She did a four-wheel drifting slide around the corner, skillfully staying just shy of a spin by judicious use of the throttle and clutch.
"Max?" she smiled faintly. "Don't tell me how to drive."
• • •
The United States Postal Service, despite being a branch of the federal government, is run like a corporation. The Postal Inspection Service, the oldest and least-known federal law enforcement agency in the land, is part of the postal service, and operates along similar lines. The number of postal employees is vast, and one function of the U.S.P.I.S. is to keep those employees honest. It also investigates mail fraud, letter bombs, scams, and the occasional high-profile case, like the Unabomber. Sometimes these so-called "internal" and "external" crimes intersect. This morning was one of those times.
We pulled into a West Palm Beach neighborhood of tract homesivory, gray, and salmon, roofs done in shake shingles, lawns immaculate, curbs numbered in white. A passing cloud dropped a few raindrops on the windshield. Wacona clucked, but resisted the temptation to smear the glass by turning on the wipers. A postal delivery van was waiting half a block up on the other side. We got out and so did the van's driver, the grin on his face saying he was glad his personal bulldogs had arrived.
"What we have here," Wacona said under her breath, "is a genuine morale-boosting mission."
It made me feel good to hear it. Postal inspectors don't wear uniforms and swagger about in the public view, and since they are rarely portrayed on either the small or big screen, the general public is barely aware we exist. Postal employees, however, know us all too well, and generally view us as river trolls with guns.
I rang the doorbell, and we stood there for a few minutes. The sun began to burn my bald scalp. I shave the stubble every three days: more frequently than that, I get razor burn.
"Who's there?" a gruff voice finally demanded from behind the door.
"Postal inspector," I replied sternly.
"Go fuck yourself."
Like Rodney Dangerfield, we rarely get any respect. At best, most people think we are little men who examine letters to make sure the address is spelled right. Wacona reached around me and banged on the door hard enough to dent the pressboard.
"Federal agents," she bellowed.
The door swung open slowly. A middle-aged citizen with three chins shaded his gaze with his hand and took in my baggy pants and shirt.
"You're Feds like I'm the King of Siam," he smirked.
I wasn't about to explain that I didn't dress to impress, that years of t'ai chi ch'uan practice had given me a taste for loose-fitting clothing. Instead, I showed him my I.D. Wacona did the same.
"Inspectors Wacona Smith and Maximillian Diamond," she said brusquely. "Did you brandish a weapon and threaten to drop this postal carrier like a quail?"
"I don't know what you're talking about!"
"The hell you don't!" the carrier cried.
I peered inside the doorway and spied a 12-gauge Remington pump leaning against the wall. I brought it around gingerly, which was all it took for Wacona to throw the guy against the front of his house, and spread his legs with her foot.
"That's it, you're going in," Wacona enthused, pulling out her cuffs.
The citizen deflated slightly. "That's for home defense," he growled.
"Threatening a postal employee is a federal crime," I growled back.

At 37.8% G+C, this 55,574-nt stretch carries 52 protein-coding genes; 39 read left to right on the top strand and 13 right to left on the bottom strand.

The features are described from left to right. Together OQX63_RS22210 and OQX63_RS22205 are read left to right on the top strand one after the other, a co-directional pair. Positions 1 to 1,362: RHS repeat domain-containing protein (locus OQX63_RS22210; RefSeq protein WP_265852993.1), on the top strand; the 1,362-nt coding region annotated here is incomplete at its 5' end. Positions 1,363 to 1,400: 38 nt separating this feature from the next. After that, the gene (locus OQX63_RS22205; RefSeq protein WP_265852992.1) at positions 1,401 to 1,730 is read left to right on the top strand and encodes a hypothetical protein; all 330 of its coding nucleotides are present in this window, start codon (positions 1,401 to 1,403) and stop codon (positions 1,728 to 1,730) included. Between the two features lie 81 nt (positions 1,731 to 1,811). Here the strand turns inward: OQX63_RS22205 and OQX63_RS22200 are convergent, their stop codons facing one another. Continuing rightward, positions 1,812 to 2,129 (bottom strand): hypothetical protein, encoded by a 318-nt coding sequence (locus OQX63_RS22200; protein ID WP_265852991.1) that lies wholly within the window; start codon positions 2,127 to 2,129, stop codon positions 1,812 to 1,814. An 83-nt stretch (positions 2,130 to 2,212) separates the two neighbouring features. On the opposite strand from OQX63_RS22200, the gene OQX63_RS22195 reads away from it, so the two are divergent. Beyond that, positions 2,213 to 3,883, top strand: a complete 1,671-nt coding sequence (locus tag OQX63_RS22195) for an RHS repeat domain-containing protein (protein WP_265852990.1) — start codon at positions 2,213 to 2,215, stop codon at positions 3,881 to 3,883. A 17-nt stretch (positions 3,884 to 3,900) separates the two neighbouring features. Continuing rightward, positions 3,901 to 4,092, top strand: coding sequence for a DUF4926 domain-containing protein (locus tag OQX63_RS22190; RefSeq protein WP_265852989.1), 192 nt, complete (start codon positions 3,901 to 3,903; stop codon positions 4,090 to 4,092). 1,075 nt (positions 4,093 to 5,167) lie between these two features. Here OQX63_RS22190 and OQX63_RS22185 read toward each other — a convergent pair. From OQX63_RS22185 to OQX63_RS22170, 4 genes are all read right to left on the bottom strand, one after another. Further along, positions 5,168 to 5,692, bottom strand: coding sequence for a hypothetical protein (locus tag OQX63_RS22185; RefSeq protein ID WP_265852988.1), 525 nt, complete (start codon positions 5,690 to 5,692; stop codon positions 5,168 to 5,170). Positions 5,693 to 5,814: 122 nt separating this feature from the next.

"My social security checks keep showing up too late for my alimony payment! I'm getting hassled by my ex-wife."
"You think I control when the treasury cuts funds?" the carrier interrupted.
"I think you control when you deliver them," the citizen snapped.
"Were you inebriated when you made the threat?" I demanded.
"Of course not!"
"Because if you were, it might help explain your felonious behavior," I finished.
Holding him in a wristlock, Wacona jangled the cuffs and pulled up hard enough to bend him at the waist.
"Okay, so maybe I had one too many," he licked his lips.
"I say we take him away," Wacona groused, enjoying the part.
"My partner wants to arrest you. A little apology might help."
The man craned his head around and looked venomously at the carrier, who grinned like a schoolboy.
"I'm sorry," said the carrier. "Did you say something?"
"I'm sorry I threatened to shoot you like a quail," the citizen grumbled.
The carrier cocked his hand to his ear.
"I'm sorry I threatened to shoot your sorry ass!" the man shouted.
"My what?" the carrier quipped. Wacona yanked again.
"You. I'm sorry I threatened to shoot you!" the man bellowed.
"How sorry?" I gave the guy a hard look.
"We all need to feel confident that you will never threaten a postal employee again," I said. "Can we do that? Can we feel confident?"
Wacona jerked the cuffs again. I could almost hear the guy's shoulder tearing. "Definitely!" he gushed. "It was the booze, that's all. And I've sworn off."
"Does Your Majesty still doubt we're federal agents?" I inquired.
"No no. Federal agents. That's you!" he cried.
I unloaded the shotgun and bowled the shells down the hall, then put the gun back where I'd found it. Wacona led the way back to the Porsche. Together we watched the carrier swagger off, smiling smugly, on top of the world.
River trolls indeed.
• • •
The last rays of sunlight fled as Seagrave Chunny stared over my shoulder at the ghastly restaurant tableau. The snuff film didn't seem to ruffle him.
"Waco is right. It's probably bogus," he said, as his big gold Rolex slid down his slender wrist.
"It's not a fake, Sea. Jesus, look at the brain soup on the kid's leg."
"You see the alien autopsy on TV a few years back? They can do that, they can fake brains."
"This isn't Hollywood. It's small-time."
"You don't know who made the tape," Sea countered mildly. "Could be it's just made to look that way just to convince hard cases like you. People pay fifty dollars a pop for the legal stuff, ten times that for kiddie porn, maybe one thousand dollars or more for a snuff. You don't have to sell many copies to make it worth going to a little extra trouble."
"The girl was murdered," I said stubbornly. "And the kid saw it all."